Japan Set to End Parental Alienation Syndrome: Joint Custody of Children

Japan Set to End Parental Alienation Syndrome: Joint Custody of Children

Kanako Mita and Sawako Utsumi

Modern Tokyo Times

Under the former leader of Japan, Shinzo Abe, who was tragically assassinated, he signed the ratification of the Hague Convention. This gave hope to international partners who were forcibly alienated from their children after the collapse of respective marriages or relationships.

The main victims of “parental alienation syndrome” were Japanese people, who were excluded from meeting their children after divorce – if the other partner desired this, irrespective of any court order. Accordingly, the Japanese government under Prime Minister Fumio Kishida approved an important family bill allowing joint custody. Therefore, the proposed bill to approve joint custody – along with the Hague Convention – highlights growing optimism for Japanese and foreign nationals who are alienated from their children.

Grandparents and other relatives were also denied access to meet family members. Hence, their pain was also neglected by the Japanese courts.

Importantly, if suspicion of child abuse or domestic violence is proven, the family court will have the power to provide sole custody to the other partner. However, this mustn’t be “a ruse” to keep the other parent at bay – it must be verified by family welfare networks, the police, schools, neighbors, and so forth before agreeing to sole custody.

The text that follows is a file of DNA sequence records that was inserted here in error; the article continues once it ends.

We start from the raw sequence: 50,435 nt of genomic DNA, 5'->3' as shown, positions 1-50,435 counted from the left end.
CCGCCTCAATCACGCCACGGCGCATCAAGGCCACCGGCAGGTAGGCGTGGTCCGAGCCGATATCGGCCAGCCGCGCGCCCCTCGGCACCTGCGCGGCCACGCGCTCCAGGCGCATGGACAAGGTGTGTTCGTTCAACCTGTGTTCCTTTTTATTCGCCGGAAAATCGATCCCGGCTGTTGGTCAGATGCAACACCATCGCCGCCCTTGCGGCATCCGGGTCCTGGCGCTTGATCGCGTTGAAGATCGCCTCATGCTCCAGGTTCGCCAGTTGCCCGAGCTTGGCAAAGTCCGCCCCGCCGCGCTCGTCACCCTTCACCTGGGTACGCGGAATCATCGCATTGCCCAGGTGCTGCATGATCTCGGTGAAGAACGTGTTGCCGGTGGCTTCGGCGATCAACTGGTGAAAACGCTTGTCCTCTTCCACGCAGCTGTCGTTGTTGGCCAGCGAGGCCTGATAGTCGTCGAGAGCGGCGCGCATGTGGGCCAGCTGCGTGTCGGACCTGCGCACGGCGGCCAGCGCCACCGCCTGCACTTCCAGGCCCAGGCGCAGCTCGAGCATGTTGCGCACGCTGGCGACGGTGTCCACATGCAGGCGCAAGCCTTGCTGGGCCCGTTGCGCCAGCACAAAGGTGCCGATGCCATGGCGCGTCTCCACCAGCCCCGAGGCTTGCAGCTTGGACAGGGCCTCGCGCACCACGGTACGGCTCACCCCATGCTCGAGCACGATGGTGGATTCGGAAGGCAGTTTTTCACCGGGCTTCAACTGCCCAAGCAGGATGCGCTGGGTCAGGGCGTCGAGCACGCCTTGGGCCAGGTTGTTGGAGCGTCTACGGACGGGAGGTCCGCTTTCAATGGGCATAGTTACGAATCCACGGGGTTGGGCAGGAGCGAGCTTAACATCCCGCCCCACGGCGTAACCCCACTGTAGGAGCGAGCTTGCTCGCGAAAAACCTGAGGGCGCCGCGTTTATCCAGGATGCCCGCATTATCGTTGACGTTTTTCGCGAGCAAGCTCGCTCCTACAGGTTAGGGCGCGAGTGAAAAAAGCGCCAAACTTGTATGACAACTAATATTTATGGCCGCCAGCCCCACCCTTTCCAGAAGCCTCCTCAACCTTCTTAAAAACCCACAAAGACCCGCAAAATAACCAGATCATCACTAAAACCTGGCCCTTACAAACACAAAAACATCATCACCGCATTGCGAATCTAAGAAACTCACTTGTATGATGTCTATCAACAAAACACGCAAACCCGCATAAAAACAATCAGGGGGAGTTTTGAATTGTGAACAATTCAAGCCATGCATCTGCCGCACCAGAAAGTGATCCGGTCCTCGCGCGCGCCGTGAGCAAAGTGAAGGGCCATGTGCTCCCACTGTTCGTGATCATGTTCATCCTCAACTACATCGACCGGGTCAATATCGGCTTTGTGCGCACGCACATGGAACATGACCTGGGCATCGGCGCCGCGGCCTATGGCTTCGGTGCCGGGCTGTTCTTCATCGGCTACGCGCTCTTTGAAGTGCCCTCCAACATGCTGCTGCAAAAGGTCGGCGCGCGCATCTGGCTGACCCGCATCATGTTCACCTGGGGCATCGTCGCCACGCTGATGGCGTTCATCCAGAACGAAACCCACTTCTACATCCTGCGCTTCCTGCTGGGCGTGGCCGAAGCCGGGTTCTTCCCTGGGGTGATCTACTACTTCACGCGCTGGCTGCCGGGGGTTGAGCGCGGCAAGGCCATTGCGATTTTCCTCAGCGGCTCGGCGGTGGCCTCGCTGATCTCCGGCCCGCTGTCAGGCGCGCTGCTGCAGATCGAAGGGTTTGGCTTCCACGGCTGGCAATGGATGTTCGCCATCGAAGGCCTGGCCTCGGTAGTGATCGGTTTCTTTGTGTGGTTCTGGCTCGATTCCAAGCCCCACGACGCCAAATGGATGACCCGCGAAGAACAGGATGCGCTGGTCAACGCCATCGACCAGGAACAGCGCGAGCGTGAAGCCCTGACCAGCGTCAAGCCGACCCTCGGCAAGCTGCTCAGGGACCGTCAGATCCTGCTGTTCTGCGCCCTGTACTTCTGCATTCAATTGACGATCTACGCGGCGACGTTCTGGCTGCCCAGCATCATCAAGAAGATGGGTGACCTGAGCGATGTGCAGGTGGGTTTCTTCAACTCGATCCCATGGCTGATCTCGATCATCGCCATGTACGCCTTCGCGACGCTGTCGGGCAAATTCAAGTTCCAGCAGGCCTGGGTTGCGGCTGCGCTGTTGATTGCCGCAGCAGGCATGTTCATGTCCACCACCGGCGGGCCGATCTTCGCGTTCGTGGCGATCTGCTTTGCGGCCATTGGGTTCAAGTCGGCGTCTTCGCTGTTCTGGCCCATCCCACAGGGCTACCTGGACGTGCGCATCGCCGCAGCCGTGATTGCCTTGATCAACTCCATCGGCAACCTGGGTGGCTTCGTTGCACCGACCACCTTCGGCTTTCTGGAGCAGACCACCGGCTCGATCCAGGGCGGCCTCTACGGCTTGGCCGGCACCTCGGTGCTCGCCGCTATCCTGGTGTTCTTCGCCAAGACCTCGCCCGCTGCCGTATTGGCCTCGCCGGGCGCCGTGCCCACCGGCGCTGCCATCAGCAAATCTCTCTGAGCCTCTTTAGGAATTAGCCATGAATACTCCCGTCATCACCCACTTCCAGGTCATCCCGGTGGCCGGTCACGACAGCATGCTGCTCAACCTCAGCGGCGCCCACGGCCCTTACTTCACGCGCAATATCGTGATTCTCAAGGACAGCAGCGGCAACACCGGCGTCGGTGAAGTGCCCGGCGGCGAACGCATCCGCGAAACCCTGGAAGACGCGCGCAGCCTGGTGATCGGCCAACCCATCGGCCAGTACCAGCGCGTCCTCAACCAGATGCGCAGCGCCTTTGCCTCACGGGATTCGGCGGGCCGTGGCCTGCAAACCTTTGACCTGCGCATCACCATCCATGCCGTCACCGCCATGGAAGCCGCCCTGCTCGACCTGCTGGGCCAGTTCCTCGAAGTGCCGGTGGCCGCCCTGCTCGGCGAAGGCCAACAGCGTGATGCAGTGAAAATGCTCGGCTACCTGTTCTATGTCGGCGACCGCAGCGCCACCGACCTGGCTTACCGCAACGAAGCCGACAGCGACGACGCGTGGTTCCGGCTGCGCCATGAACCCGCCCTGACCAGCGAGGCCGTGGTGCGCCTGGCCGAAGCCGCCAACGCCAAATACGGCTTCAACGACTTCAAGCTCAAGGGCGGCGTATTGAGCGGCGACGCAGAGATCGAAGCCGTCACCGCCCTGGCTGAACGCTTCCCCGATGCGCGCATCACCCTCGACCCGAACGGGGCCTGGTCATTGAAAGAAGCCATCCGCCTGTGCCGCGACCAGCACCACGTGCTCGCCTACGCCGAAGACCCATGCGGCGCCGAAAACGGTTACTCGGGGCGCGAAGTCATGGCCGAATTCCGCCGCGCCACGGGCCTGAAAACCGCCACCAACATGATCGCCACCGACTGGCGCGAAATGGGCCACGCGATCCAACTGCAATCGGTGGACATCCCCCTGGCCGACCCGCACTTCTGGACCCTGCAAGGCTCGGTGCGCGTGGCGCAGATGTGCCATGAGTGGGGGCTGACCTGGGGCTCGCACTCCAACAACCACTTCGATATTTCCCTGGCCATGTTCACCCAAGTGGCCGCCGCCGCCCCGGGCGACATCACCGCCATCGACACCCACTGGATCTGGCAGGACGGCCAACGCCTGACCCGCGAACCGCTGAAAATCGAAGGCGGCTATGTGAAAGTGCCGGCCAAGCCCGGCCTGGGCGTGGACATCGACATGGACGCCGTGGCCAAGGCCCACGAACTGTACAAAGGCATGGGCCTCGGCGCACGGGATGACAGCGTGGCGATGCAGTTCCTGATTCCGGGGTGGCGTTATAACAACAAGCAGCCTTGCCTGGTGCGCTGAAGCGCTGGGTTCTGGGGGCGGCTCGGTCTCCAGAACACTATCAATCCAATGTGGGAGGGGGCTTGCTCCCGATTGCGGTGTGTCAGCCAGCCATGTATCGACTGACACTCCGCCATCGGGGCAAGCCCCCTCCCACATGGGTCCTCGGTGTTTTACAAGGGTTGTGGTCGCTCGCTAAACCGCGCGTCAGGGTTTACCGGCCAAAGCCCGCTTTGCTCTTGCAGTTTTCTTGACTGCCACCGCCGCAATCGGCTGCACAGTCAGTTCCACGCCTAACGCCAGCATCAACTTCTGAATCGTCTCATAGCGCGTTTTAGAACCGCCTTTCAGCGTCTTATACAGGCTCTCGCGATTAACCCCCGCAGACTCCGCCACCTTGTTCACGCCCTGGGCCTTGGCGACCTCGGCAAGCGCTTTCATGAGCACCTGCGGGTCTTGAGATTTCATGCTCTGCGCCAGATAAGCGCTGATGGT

Kyodo News reports, “Tokyo has faced criticism for its sole custody system, which poses challenges for foreign citizens seeking to maintain relationships with their children if their divorced partners return to Japan with them.”

In 2019, a United Nations committee stipulated, that Japan needs to “allow for shared custody of children when it is in the child’s best interests, including for foreign parents.”

The joint custody bill looks set to pass the parliamentary session in the middle of this year. After this, the new law will be entrenched within the family courts within two years (provisions for joint custody in the interim period).

Lee Jay Walker says, “Parental alienation syndrome is devastating for the left-behind parent and other family members, notably grandparents.”

Provisions are needed to protect children and partners from abuse. If this is enacted, then joint custody provides hope for all concerned after decades of alienation for one parent (and other family members).

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